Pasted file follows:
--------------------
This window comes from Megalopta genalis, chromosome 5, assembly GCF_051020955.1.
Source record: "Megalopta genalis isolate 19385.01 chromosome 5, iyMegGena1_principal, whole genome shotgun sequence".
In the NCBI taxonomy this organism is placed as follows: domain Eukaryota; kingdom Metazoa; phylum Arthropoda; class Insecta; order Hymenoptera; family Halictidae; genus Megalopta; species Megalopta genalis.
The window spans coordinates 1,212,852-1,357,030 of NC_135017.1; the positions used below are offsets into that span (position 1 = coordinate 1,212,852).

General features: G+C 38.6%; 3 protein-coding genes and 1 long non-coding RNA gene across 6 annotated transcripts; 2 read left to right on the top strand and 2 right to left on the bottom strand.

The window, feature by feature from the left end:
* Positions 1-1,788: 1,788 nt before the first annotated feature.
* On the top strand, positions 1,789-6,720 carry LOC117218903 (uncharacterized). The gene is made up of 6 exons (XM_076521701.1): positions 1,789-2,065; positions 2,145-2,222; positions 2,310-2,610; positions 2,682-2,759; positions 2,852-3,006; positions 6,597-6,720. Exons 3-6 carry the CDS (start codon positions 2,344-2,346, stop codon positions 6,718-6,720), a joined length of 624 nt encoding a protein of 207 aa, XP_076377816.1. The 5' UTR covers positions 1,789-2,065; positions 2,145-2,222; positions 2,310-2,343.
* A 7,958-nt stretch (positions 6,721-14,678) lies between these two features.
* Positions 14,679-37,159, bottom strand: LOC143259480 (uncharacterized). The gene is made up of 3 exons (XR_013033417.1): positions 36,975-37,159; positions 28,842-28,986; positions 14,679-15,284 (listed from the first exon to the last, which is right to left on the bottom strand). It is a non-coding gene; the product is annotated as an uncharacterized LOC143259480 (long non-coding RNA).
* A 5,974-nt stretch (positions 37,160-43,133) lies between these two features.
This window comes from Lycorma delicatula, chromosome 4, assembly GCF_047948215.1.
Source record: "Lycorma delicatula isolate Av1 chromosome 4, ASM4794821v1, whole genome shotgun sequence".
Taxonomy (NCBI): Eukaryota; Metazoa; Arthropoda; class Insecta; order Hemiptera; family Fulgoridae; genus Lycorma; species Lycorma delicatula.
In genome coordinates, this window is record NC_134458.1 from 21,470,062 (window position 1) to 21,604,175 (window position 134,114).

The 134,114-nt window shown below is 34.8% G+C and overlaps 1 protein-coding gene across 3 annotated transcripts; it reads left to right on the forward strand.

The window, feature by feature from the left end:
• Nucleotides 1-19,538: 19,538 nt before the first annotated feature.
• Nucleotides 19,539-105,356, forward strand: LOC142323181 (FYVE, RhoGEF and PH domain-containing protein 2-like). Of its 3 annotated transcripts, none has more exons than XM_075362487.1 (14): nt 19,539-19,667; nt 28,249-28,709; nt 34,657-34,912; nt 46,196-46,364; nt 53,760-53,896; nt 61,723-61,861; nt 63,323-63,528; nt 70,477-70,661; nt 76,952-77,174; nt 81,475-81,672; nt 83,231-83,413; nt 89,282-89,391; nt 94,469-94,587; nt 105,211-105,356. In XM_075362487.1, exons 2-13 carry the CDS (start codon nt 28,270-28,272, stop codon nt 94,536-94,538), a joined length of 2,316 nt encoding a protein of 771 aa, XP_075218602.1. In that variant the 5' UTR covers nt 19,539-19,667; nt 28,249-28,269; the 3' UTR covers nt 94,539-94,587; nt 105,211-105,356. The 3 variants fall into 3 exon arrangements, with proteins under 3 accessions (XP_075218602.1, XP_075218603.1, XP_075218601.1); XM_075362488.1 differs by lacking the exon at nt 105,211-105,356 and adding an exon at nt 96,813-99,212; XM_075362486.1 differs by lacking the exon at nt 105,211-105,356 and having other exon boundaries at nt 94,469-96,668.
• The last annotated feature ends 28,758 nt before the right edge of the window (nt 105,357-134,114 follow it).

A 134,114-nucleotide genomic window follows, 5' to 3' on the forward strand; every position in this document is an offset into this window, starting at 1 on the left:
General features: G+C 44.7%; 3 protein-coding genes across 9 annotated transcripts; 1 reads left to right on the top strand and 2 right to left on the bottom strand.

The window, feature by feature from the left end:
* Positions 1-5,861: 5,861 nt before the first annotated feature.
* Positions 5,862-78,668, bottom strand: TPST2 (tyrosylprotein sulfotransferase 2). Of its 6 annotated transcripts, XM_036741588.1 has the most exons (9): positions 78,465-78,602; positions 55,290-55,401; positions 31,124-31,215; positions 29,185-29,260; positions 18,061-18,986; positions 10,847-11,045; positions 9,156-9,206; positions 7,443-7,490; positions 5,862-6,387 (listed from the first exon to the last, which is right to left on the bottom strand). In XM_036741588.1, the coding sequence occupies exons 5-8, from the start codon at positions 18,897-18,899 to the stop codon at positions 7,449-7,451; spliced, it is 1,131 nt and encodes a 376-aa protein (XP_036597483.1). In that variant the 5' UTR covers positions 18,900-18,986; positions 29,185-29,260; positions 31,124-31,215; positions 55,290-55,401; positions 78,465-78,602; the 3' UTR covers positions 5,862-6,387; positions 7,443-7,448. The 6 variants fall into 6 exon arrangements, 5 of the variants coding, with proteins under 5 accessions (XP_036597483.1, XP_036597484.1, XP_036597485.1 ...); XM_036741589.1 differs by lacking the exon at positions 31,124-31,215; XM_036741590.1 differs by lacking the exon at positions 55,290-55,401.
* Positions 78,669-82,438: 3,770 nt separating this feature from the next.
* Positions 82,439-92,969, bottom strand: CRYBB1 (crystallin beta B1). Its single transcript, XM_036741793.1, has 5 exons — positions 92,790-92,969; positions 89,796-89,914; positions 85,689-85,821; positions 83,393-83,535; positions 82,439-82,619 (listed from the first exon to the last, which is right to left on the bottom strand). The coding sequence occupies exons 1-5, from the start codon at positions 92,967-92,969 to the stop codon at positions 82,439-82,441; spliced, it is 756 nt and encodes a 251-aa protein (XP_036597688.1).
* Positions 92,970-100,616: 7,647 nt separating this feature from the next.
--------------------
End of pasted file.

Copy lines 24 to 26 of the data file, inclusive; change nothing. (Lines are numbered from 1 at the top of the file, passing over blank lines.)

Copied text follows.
* Positions 1-5,861: 5,861 nt before the first annotated feature.
* Positions 5,862-78,668, bottom strand: TPST2 (tyrosylprotein sulfotransferase 2). Of its 6 annotated transcripts, XM_036741588.1 has the most exons (9): positions 78,465-78,602; positions 55,290-55,401; positions 31,124-31,215; positions 29,185-29,260; positions 18,061-18,986; positions 10,847-11,045; positions 9,156-9,206; positions 7,443-7,490; positions 5,862-6,387 (listed from the first exon to the last, which is right to left on the bottom strand). In XM_036741588.1, the coding sequence occupies exons 5-8, from the start codon at positions 18,897-18,899 to the stop codon at positions 7,449-7,451; spliced, it is 1,131 nt and encodes a 376-aa protein (XP_036597483.1). In that variant the 5' UTR covers positions 18,900-18,986; positions 29,185-29,260; positions 31,124-31,215; positions 55,290-55,401; positions 78,465-78,602; the 3' UTR covers positions 5,862-6,387; positions 7,443-7,448. The 6 variants fall into 6 exon arrangements, 5 of the variants coding, with proteins under 5 accessions (XP_036597483.1, XP_036597484.1, XP_036597485.1 ...); XM_036741589.1 differs by lacking the exon at positions 31,124-31,215; XM_036741590.1 differs by lacking the exon at positions 55,290-55,401.
* Positions 78,669-82,438: 3,770 nt separating this feature from the next.